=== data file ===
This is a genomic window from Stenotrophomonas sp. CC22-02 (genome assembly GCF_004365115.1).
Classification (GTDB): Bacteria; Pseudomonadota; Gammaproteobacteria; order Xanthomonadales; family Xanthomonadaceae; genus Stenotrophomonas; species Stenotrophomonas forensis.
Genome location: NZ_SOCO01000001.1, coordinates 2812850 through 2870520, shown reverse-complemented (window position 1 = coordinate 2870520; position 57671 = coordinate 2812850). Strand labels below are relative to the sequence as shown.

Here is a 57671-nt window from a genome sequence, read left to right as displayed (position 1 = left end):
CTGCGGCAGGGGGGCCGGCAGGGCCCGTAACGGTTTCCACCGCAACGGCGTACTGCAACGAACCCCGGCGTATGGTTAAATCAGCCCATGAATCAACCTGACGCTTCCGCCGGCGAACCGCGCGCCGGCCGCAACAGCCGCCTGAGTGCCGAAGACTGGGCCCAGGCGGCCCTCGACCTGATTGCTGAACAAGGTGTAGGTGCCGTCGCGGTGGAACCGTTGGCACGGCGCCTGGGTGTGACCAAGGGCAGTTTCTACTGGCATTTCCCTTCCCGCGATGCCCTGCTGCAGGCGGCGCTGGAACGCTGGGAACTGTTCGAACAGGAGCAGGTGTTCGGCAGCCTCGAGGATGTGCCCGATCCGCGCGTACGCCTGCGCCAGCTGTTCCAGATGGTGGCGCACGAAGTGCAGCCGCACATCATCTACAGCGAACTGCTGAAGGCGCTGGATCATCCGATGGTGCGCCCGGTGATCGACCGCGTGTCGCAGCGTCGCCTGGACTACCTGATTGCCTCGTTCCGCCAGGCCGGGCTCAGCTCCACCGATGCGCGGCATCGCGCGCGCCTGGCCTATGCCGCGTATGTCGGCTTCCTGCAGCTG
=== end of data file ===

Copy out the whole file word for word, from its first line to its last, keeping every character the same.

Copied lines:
This is a genomic window from Stenotrophomonas sp. CC22-02 (genome assembly GCF_004365115.1).
Classification (GTDB): Bacteria; Pseudomonadota; Gammaproteobacteria; order Xanthomonadales; family Xanthomonadaceae; genus Stenotrophomonas; species Stenotrophomonas forensis.
Genome location: NZ_SOCO01000001.1, coordinates 2812850 through 2870520, shown reverse-complemented (window position 1 = coordinate 2870520; position 57671 = coordinate 2812850). Strand labels below are relative to the sequence as shown.

Here is a 57671-nt window from a genome sequence, read left to right as displayed (position 1 = left end):
CTGCGGCAGGGGGGCCGGCAGGGCCCGTAACGGTTTCCACCGCAACGGCGTACTGCAACGAACCCCGGCGTATGGTTAAATCAGCCCATGAATCAACCTGACGCTTCCGCCGGCGAACCGCGCGCCGGCCGCAACAGCCGCCTGAGTGCCGAAGACTGGGCCCAGGCGGCCCTCGACCTGATTGCTGAACAAGGTGTAGGTGCCGTCGCGGTGGAACCGTTGGCACGGCGCCTGGGTGTGACCAAGGGCAGTTTCTACTGGCATTTCCCTTCCCGCGATGCCCTGCTGCAGGCGGCGCTGGAACGCTGGGAACTGTTCGAACAGGAGCAGGTGTTCGGCAGCCTCGAGGATGTGCCCGATCCGCGCGTACGCCTGCGCCAGCTGTTCCAGATGGTGGCGCACGAAGTGCAGCCGCACATCATCTACAGCGAACTGCTGAAGGCGCTGGATCATCCGATGGTGCGCCCGGTGATCGACCGCGTGTCGCAGCGTCGCCTGGACTACCTGATTGCCTCGTTCCGCCAGGCCGGGCTCAGCTCCACCGATGCGCGGCATCGCGCGCGCCTGGCCTATGCCGCGTATGTCGGCTTCCTGCAGCTG